A project developing a quick and cheap test to analyse the immune system of people living with HIV/AIDS today announced new international partners. Five organisations will be working collaboratively, as part of
The CD4 Initiative aims to develop an easy to use device which can measure the number of T cells possessing CD4 protein (CD4+ T-lymphocytes) in a patient’s blood.
These cells play a central role in orchestrating the immune system, and HIV infection leads to a progressive reduction in their numbers. Healthcare workers rely on a CD4+ T-cell count to make decisions about how patients should be treated and when they should begin antiretroviral therapy.
The CD4 Initiative is housed at
Many people in countries with limited resources are currently unable to access CD4 testing. The new, cheap test, specially designed for use in such countries, will work with finger prick blood and have a simple read-out, possibly similar to a home pregnancy test. It should enable patients to receive their results within minutes of the test being carried out.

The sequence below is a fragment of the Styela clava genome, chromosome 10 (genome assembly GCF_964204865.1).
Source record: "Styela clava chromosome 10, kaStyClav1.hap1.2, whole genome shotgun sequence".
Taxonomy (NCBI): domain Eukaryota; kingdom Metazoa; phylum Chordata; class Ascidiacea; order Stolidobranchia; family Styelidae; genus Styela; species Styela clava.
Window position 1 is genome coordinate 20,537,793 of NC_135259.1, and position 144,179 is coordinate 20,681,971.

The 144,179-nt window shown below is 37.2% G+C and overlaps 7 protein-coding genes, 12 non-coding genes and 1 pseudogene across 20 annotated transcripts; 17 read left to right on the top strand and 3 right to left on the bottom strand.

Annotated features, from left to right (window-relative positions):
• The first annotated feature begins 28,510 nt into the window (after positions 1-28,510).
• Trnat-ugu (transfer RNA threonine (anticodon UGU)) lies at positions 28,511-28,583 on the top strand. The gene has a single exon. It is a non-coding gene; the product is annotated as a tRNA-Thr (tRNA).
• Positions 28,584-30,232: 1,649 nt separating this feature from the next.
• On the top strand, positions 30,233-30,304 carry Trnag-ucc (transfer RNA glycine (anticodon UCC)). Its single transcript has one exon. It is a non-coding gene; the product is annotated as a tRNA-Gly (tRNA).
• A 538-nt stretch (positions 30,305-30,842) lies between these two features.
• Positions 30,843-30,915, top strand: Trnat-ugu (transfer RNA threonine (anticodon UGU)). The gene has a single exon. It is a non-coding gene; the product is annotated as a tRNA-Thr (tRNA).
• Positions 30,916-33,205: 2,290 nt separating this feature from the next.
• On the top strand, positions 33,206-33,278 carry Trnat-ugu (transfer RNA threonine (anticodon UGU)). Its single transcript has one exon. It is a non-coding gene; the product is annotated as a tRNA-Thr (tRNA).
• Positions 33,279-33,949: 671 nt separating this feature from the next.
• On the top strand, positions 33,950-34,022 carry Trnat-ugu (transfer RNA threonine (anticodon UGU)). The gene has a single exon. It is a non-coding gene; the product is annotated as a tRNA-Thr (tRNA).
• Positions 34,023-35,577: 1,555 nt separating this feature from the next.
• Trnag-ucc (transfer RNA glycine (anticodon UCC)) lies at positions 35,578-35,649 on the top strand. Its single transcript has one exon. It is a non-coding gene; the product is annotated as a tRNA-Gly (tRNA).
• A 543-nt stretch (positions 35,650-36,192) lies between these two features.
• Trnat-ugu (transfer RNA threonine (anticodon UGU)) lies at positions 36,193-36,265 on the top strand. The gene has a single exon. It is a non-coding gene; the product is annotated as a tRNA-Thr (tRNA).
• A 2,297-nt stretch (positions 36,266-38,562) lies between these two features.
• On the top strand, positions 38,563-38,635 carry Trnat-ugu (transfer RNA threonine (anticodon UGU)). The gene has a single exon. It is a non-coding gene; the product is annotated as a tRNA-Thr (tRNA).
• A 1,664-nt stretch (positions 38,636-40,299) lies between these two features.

Current testing systems are expensive to buy and run and require specially trained operators. Issues such as a lack of appropriate infrastructure can mean that testing facilities are inaccessible to those in the developing world, particularly those living in rural areas.
Dr Hans-Georg Batz, Director of the CD4 Initiative from the Division of Medicine at Imperial, said: ‘There are 40 million people worldwide living with HIV/AIDS and this test will mean that many will gain access to CD4 testing for the first time. All of our partners produced strong and practical proposals for this new test and their experience in the diagnostics industry will really help bring this test to fruition.’
Dr Steven Reid, the CD4 Initiative Project Manager, also from the Division of Medicine at Imperial, commented: ‘This is an incredibly important project. Even though anti-retroviral treatments are reaching more and more people in limited-resource countries, there are still huge numbers of people living with HIV/AIDS without access to essential CD4 testing – something taken for granted in the
‘This is a new way of working for Imperial because we are funding several organisations to work on the same product development. This unique collaborative approach means that we will provide the best possible test in the shortest time,’ he added.